Responsive grids

    As I continue to develop my new template I tackled the issue of responsive design; that is, displaying nicely regardless of the device viewing the site. In my previous themes I made no attempt at making them responsive. They were built to be displayed on a computer screen, and that was about it.

    This time, however, I done a little work to make it 'somewhat' responsive.

    The modern doctrine around site/web design is that one should do mobile first, and then do whatever magic is needed to make the theme work on other screen sizes. Not so for me. My initial design was for a full-size computer screen, which I then modified to work on a mobile screen.

    In 'laying out' the page to be displayed, I have used a variety of techniques. When I first started designing web pages I used tables; that tells you how long ago that was. Then, with the advent of stylesheets (and CSS). CSS saw me starting to use 'floats' to position things on the page. That soon got messy so I started to use other people's framework, and for a sometime I used Foundation.

    However, such frameworks (be it Foundation or Bootstrap) seemed to be something of an over kill, and pretty heavyweight. That together with the steep learning curve saw me abandoning other people's frameworks and using my own based on flexboxes.

    But things have moved on since flexboxes became popular, and now we have CSS grids. So, I've bitten the bullet and have spent some time learning how to use them.

    My basic design is:

    The layout of my site

    So, I have three main elements: Header, Article, and Footer.

    That's pretty straightforward. But for the content, I want to have the title of the content on the left of the content and the actual content on the right, but sized to 720px (where possible). So it looks something like this:

    The layout of my site

    I split the header into 2 parts: Article-header, and Article-content. But, I also want to have navigation (to page through the articles), and present the meta-data about the page. That sees the Article having comprising: Article-header, Article-content, Article-nav, and Article-meta.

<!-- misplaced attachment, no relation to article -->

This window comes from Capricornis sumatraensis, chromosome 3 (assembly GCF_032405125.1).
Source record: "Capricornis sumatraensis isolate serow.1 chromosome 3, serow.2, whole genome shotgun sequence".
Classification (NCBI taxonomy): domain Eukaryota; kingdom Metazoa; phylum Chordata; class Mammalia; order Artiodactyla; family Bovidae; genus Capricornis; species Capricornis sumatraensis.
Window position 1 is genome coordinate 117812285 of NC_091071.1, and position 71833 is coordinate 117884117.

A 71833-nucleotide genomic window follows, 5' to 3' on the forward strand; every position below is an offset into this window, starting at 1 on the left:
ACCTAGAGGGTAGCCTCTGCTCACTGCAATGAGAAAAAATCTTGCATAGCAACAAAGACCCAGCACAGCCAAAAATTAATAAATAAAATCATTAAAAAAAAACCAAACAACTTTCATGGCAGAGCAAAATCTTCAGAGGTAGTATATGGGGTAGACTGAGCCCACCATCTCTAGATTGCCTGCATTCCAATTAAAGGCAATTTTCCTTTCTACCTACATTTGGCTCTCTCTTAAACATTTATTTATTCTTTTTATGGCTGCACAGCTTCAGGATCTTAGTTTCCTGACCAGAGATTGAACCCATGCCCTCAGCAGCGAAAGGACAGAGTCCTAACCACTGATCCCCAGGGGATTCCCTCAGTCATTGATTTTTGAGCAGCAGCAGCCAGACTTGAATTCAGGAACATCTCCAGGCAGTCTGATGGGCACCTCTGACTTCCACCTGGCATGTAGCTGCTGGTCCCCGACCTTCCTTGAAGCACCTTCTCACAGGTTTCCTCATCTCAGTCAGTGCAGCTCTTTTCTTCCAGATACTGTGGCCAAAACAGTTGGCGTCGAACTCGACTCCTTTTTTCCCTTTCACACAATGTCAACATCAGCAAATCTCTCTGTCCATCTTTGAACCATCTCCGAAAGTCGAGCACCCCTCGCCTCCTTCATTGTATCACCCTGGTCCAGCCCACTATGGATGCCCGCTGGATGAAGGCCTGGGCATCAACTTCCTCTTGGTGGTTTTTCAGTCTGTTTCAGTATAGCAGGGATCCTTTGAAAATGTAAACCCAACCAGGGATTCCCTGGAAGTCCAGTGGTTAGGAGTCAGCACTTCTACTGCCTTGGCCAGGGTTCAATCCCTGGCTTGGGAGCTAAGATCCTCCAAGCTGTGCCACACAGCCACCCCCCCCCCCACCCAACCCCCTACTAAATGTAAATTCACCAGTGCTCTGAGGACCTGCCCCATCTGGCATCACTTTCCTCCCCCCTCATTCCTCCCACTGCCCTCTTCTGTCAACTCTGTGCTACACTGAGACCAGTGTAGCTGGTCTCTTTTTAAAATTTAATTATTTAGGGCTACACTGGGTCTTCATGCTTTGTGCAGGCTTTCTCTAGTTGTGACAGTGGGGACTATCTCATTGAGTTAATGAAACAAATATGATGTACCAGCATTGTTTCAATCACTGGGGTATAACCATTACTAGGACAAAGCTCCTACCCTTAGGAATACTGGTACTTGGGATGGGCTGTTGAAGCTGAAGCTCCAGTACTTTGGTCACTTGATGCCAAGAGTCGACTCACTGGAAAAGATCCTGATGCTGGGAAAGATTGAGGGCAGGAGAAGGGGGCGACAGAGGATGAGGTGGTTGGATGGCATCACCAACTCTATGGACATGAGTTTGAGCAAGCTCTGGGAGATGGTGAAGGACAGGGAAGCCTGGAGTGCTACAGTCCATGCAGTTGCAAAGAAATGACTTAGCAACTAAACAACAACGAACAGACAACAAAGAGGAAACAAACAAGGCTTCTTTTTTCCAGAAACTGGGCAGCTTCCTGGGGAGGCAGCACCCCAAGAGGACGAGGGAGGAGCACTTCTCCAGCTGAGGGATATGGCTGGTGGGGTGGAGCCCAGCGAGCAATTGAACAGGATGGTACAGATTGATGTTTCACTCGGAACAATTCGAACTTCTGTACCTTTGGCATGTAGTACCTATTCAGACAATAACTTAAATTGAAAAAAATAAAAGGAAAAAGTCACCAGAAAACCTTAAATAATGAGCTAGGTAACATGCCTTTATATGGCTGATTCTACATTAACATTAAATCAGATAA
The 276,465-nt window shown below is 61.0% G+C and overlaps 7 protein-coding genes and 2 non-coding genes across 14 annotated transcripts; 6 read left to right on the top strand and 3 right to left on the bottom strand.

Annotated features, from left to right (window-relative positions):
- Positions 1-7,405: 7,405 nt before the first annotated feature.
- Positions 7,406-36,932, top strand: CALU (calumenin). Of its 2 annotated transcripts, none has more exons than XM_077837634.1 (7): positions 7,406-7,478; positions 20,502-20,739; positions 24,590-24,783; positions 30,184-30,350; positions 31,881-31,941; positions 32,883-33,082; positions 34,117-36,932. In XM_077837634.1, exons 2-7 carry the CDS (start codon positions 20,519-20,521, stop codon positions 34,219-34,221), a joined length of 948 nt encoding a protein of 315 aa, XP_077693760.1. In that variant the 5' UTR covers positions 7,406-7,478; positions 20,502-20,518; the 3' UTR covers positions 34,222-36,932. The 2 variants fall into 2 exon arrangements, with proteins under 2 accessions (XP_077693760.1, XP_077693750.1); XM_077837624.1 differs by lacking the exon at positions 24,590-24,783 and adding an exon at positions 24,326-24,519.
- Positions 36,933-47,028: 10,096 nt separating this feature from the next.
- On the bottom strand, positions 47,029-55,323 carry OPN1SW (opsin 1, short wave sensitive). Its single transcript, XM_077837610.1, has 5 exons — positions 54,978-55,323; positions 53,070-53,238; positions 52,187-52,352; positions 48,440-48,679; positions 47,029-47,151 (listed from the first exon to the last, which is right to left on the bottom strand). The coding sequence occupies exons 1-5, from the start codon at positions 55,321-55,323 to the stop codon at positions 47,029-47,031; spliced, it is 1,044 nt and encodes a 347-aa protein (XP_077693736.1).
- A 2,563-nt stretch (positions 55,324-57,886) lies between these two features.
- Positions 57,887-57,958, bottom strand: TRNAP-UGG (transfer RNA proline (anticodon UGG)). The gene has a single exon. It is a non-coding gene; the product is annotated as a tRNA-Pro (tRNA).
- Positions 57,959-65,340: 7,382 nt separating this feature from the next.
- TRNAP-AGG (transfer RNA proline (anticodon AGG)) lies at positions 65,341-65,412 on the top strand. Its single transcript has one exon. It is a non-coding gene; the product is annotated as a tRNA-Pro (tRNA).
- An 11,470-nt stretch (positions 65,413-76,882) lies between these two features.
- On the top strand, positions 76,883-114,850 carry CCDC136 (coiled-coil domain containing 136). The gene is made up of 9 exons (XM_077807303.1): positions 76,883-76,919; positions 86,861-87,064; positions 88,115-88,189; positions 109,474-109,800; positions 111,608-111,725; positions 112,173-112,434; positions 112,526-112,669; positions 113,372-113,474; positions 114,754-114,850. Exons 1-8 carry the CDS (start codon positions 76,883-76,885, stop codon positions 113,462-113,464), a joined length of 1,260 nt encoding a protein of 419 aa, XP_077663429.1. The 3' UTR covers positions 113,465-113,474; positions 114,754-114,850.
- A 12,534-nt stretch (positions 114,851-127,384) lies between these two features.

To do that two different ways (one for mobile devices, and one for full-size screen) the bits of the code that do the heavy lifting in my style-sheet. So what does this do? It sets up some elements as comprising grids, and then, depending of the media 'sizes' it uses different grid templates. Note, just so that I can check things are working, I colour my the mobile view a just little bit different to the PC view (oldlace instead of snow).

    header {
        grid-area: header;
        margin: 0;
        padding: 0.5em 72px;
        background: DarkSlateGray;
        color: white;
    footer {
        grid-area: footer;
        display: grid;
        gap: 0;
        padding-right: 72px;
        font-size: 0.8em;
        background-color: DarkSlateGray;
        color: White;
    article {
        display: grid;
        align-items: first baseline;
    #article-meta {
        grid-area: ameta;
        font-size: 0.8em;
    /* Making it responsive */
    * {box-sizing: border-box;}
    @media screen {
        body {
    	background-color: oldlace;
        article {
    	display: grid;
    	grid-template-columns: minmax(300px, 1fr);
    	row-gap: 24px;
            padding: 0 24px;
        footer {
    	grid-template-columns: 1fr;
        #article-meta-details {
            grid-template-columns: 1fr;

    When I get round to doing web-mentions and the like, I'll add a new sub-section underneath the article content called something like Article-mentions.

    So that's it. The theme is as about as responsive as I want it to be. Oh, I still use flexboxes1. There is a lot of information on the Internet saying that CSS grids are not a replacement for flexboxes. They both have their place, and can be used concurrently.

    Finally, I read a lot about using CSS grids for responsive layouts without using media queries. However, I can't get those solutions to work because I want a fixed size for my article content. That's because I want to have the content about 60-70 characters wide, so I can't specify that in anything other than absolute terms (e.g., 66em or some px based-width given by line-length / font-size). So, I had to use the media queries (@media).

    So that is step 1 of my theme redevelopment done. Now onto the IndieWeb aspects.


    For example, flexboxes work a treat for laying out my footnotes

    If you webmention this page, please let me know the URL of your page.

    BTW: Your webmention won't show up until I next "build" my site.

    Word count: 800 (about 4 minutes)


    Updated: 4 Jan '22 08:56

    Author: Peter Smith


    Section: blog

    Kind: page

    Bundle type: leaf

    Source: blog/2022/01/04/responsive-grids/